HTML5 WebSocket Liberates Comet From Hacks

23 Sep

A recent set of HTML5 discussions are changing the course of Comet. First, a recap of the last two years of Comet: With long-polling we set the bar to cross-browser push. With XHR streaming and ActiveXObject(’htmlfile’) we raised it to cross-browser streaming. With SSE we’ve been trying to raise the bar to native, cross-browser streaming. And there we’ve sat, hoping that browser vendors actually implement the latest SSE spec.

I say we’ve been selling ourselves short. All this time pushing for a native server->client streaming transport, but we still lack client->server streaming, and anything resembling a standard transport for bi-directional communication. The Holy Grail of Comet development has always been native browser support of a full-duplex, single-connection communication’s channel, otherwise known as a TCP socket. But we’ve been mired down in hacks so long that we’ve lost the vision.

No Longer. The HTML5 specification now offers WebSocket, a full-duplex communications channel that operates over a single socket. I have been listening closely, and in some cases contributing, to the process of ensuring that WebSocket will:

  • Seamlessly traverse firewalls and routers
  • Allow duly authorized cross-domain communication
  • Integrate well with cookie-based authentication
  • Integrate with existing HTTP load balancers
  • Be compatible with binary data

The API of WebSocket is very straightforward. You create a WebSocket and point it at a url:

var conn = new WebSocket("ws://")

Then you attach three callbacks:

conn.onopen = function(evt) { alert("Conn opened"); }
conn.onread = function(evt) { alert("Read: " +; }
conn.onclose = function(evt) { alert("Conn closed"); }

And finally, you can send upstream data with a simple function call:

conn.send("Hello World")

The browser will perform an HTTP handshake with the target web server to determine support, and then a direct stream will be exposed via the onread and send functions. The uri scheme “ws://” is used for WebSocket connections, and the “wss://” URI scheme is for secure WebSocket connections.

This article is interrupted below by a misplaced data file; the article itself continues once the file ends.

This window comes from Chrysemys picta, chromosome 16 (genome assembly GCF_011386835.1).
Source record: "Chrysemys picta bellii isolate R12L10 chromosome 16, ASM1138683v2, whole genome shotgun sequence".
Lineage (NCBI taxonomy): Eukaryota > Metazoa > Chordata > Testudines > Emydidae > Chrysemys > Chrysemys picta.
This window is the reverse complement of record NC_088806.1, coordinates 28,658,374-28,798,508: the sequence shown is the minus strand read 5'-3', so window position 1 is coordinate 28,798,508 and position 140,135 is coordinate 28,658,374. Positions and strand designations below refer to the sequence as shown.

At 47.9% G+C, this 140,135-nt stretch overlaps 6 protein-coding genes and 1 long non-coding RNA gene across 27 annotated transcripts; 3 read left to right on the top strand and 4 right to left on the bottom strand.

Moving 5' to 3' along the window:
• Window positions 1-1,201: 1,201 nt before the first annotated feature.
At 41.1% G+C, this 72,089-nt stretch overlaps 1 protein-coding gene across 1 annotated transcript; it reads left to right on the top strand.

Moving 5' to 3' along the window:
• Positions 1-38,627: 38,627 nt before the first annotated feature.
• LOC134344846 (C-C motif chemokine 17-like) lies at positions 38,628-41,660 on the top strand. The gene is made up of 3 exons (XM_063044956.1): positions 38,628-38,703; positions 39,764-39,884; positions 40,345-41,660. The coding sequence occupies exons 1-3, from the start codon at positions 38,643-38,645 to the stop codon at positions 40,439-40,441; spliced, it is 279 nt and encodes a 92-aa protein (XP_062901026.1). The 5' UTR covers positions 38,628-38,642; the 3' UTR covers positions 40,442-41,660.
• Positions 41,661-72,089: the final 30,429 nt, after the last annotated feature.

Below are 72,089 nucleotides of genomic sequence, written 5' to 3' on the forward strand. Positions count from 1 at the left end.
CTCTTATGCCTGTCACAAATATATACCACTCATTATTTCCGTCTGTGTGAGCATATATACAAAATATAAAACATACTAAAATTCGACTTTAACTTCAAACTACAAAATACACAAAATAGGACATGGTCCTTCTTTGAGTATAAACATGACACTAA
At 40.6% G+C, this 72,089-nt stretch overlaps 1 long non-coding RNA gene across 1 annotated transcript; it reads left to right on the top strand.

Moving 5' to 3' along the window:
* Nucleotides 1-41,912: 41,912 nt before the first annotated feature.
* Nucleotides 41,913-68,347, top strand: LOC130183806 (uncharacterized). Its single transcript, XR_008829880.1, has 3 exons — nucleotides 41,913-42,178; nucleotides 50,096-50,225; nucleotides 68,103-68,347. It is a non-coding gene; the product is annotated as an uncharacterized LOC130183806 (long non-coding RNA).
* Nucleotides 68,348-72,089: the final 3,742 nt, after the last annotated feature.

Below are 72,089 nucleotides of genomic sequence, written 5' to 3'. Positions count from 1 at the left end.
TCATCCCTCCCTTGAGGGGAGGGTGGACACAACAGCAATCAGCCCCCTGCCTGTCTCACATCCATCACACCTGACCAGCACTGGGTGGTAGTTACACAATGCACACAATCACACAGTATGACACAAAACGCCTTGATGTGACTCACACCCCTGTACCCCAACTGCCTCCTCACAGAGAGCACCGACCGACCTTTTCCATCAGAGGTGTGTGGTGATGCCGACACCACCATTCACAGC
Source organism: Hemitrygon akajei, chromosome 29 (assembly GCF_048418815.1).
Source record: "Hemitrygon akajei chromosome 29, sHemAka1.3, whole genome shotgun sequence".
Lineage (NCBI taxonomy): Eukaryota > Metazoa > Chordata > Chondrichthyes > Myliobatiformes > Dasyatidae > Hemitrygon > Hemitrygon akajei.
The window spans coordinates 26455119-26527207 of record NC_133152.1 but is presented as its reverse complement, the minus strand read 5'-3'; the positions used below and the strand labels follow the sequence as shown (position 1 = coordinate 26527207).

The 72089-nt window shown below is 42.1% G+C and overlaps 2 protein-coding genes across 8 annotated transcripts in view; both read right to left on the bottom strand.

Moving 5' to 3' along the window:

After the handshake, bi-directional framed communication ensues. Each frame can be either binary or text, thus allowing for swapping the encoding mid-stream. You can find more information about the protocol itself at the network section of the whatwg HTML5 draft page

While the HTML5 specification is not in a finalized stage, the first public draft was published by the W3C in January 2008, and browser vendors have already began targeting features in the specification. The idea of putting a duplex channel into the spec is not a new one; the TCPConnection API and protocol was initially drafted more than two years ago. Unfortunately there were many significant problems with TCPConnection that held back browser adoption. Ian Hickson, the editor of the HTML5 specification, tackled these problems head on and under his guidance the standard has evolved to a usable state with WebSocket. About this new feature, Mr. Hickson comments:

“I’m looking forward to seeing Web Socket implemented in browsers, as I think it’s going to enable all kinds of realtime applications like chatting, remote controls, and the like, without the ridiculous hacks authors have to use today.”


WebSocket in a browser is terrific because it drastically cuts down the complexity of the Comet server by an order of magnitude. What’s more though, it provides a straightforward, understandable API to JavaScript developers. The most important part of the specification is that developers can wrap their heads around the API in about five seconds. That’s because it looks so much like a socket.

If the future prospect of a native WebSocket isn’t enough good news, I am proud to announce that the Orbited project has implemented WebSocket for all major browsers, today. We do this by communicating over various Comet transports with the browsers, then performing the WebSocket handshake with the remote server, and proxying data in between. This means that today you can write a WebSocket server and application, start Orbited up, and be on your way. Tomorrow, you won’t need to change any of your server or client code whatsoever. Your application will fall forward to the native implementation of WebSocket for improved performance.